It seems OK to still call such middle-age stars as Sting, LL Cool J and even Meat Loaf by their longtime stage names. But Boy George?

On Sunday night at the Myth nightclub in Maplewood, the 55-year-old British pop star came across more like Joyful George or Gorgeous George or Jocular George, depending on the moment. No matter what you call him, his two-hour performance with Culture Club, the band that made him famous, would be called a pop-soul triumph.

In their first Twin Cities gig since 2000, Culture Club updated their sound with 21st century thickness, thanks to a three-piece horn section, three gospel-inclined female backup singers and an extra keyboardist, percussionist and guitarist. But the quartet still has one foot in Motown and the other in the Caribbean — with both feet dancing.

Even though the repertoire was drawn mostly from the 1980s along with a few new numbers, Culture Club has added some new sonic wrinkles. The fresh "Runaway Train" was a full-on country twanger. "More Than Silence," a 2014 single, rang with U2-like choruses.

George's introductions were the most interesting things about two other new pieces — "Like I Used To" (about a psychotic mother) and "Different Man" (it was inspired by Sly Stone's interview while living in a van, saying "I have many regrets. I can't think of one right now").

George aptly described a reading of 1984's "The War Song" as Eric Clapton mixed by Calvin Harris. "Victims," from 1983, was given a gorgeous Burt Bacharach-like treatment of just George's voice and Roy Hay's piano before the full band eventually joined in. That selection ranked as a highlight along with the buoyant "Karma Chameleon," the disco-lite "Miss Me Blind," and the dance-inducing "Do You Really Want to Hurt Me," a brilliant blend of gospel, reggae and soul.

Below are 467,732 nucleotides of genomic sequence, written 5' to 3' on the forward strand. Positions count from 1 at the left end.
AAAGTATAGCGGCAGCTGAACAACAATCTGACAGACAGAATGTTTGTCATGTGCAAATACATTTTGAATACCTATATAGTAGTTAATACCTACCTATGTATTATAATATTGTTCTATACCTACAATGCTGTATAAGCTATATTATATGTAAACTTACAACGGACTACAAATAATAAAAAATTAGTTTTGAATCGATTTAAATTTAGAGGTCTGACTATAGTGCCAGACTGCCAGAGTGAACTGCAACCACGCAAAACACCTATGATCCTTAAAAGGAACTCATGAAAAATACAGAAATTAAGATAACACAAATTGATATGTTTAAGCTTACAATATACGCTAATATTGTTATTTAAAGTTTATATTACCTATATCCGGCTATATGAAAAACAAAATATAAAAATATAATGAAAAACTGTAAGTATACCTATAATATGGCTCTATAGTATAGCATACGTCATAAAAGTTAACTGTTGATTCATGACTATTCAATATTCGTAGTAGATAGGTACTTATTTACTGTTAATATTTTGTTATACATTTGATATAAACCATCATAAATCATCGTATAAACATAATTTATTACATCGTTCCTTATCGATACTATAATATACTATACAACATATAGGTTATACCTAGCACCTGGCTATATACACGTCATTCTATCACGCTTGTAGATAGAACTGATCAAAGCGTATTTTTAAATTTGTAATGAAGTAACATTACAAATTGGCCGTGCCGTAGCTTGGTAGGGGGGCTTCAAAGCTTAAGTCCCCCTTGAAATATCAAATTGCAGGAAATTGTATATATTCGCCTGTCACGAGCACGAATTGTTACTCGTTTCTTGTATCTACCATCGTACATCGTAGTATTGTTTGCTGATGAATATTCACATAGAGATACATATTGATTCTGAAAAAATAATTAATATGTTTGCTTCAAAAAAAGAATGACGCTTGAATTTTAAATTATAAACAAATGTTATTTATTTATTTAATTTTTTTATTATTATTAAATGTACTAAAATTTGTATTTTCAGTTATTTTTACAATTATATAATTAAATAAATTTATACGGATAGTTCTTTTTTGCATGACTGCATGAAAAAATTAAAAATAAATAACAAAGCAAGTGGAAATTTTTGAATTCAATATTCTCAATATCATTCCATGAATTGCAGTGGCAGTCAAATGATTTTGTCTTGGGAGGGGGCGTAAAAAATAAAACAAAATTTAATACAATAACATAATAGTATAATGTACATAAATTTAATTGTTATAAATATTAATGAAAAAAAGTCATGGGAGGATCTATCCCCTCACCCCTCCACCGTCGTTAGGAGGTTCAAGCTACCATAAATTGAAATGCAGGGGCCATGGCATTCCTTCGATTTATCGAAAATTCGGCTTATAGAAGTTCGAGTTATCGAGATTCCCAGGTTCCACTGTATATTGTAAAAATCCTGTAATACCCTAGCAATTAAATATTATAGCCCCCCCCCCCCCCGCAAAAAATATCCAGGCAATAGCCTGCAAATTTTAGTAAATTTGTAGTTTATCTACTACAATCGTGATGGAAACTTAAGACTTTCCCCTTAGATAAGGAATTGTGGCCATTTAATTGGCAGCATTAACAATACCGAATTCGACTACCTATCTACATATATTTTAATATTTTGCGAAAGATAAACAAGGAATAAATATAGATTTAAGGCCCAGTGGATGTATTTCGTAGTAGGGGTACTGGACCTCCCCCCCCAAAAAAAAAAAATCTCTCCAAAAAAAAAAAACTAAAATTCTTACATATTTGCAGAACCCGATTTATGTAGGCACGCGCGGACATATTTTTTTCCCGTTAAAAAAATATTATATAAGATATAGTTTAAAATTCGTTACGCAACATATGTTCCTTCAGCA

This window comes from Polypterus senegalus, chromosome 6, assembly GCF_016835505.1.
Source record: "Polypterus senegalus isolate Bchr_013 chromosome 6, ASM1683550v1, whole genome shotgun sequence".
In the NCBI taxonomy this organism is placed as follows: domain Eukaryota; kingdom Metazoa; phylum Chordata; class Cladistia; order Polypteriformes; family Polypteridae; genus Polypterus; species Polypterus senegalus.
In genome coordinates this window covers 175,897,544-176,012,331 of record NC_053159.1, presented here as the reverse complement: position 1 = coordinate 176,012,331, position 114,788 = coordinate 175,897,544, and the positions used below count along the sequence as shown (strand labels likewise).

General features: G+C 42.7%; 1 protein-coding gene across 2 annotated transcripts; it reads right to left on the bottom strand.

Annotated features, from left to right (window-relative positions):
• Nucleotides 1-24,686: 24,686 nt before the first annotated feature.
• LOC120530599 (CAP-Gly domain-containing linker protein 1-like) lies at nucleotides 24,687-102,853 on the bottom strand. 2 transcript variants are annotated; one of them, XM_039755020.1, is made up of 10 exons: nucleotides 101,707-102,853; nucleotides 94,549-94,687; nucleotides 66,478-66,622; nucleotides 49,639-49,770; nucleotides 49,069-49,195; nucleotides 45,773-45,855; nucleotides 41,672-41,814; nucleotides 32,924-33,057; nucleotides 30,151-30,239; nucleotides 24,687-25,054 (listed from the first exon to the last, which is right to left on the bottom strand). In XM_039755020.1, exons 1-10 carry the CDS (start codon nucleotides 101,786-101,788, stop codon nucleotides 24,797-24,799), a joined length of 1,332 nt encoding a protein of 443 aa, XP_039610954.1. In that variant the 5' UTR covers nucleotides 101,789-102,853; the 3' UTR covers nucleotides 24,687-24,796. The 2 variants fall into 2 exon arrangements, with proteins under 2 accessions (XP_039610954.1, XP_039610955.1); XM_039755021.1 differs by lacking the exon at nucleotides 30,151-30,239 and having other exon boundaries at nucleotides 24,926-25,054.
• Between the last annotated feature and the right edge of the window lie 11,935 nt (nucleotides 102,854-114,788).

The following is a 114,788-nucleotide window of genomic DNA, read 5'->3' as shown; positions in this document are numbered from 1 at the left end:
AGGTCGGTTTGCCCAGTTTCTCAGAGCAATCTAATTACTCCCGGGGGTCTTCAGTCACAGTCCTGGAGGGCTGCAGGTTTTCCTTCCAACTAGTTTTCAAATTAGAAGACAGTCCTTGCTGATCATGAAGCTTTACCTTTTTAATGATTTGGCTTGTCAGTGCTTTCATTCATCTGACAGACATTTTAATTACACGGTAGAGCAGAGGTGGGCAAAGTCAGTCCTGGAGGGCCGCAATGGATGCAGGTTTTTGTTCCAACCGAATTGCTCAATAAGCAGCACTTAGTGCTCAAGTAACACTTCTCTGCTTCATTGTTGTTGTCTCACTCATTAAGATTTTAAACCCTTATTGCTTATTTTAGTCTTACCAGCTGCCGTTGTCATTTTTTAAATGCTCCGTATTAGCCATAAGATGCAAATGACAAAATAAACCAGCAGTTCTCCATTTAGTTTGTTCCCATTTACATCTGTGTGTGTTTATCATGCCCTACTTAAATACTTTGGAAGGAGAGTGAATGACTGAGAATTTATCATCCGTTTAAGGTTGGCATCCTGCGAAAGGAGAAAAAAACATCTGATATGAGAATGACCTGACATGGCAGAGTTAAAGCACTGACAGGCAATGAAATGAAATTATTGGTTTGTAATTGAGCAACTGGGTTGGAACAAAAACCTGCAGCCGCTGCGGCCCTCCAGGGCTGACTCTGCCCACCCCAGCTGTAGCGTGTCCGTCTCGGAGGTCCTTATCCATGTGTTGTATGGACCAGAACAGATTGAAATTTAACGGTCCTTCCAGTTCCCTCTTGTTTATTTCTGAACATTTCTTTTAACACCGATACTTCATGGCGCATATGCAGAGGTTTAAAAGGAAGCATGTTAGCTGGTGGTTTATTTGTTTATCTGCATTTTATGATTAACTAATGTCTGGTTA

George's voice was a little raspier and deeper, giving it a newfound soulfulness. But the captivating, quick-to-smile star, who danced like a marionette in slow motion, remained the same fun-loving, chatty charmer. He engaged individual fans, including one he follows on Twitter and another sporting a heavy-metal T-shirt. And he gave a running commentary about Culture Club's music (he called it "happy sad music").

From his comments to his outrageously colorful outfits (the third and final one was a rainbow-colored suit with matching oversized top hat), George was sending the message that it's OK to be different.

He underscored that with his lengthy tribute to Prince. After pointing out that every bleeping singer who comes to the Twin Cities nowadays sings a Prince song, he explained that he decided to do one anyway. Indeed, his take on "Purple Rain" was more clichéd than memorable.

But the words he spoke were inspiring: "Keep Prince in your heart. Living without Prince is like living without music."

And, George being George, he had to offer his own review of his "Purple Rain" rendition. "Prince hates when people sing his songs weirdly," said George, whose performance ended with him throwing the microphone on the stage and then trying to sing into another mic that didn't work. "That was like Prince — throwing down a bolt of lightning."

Boy, that George.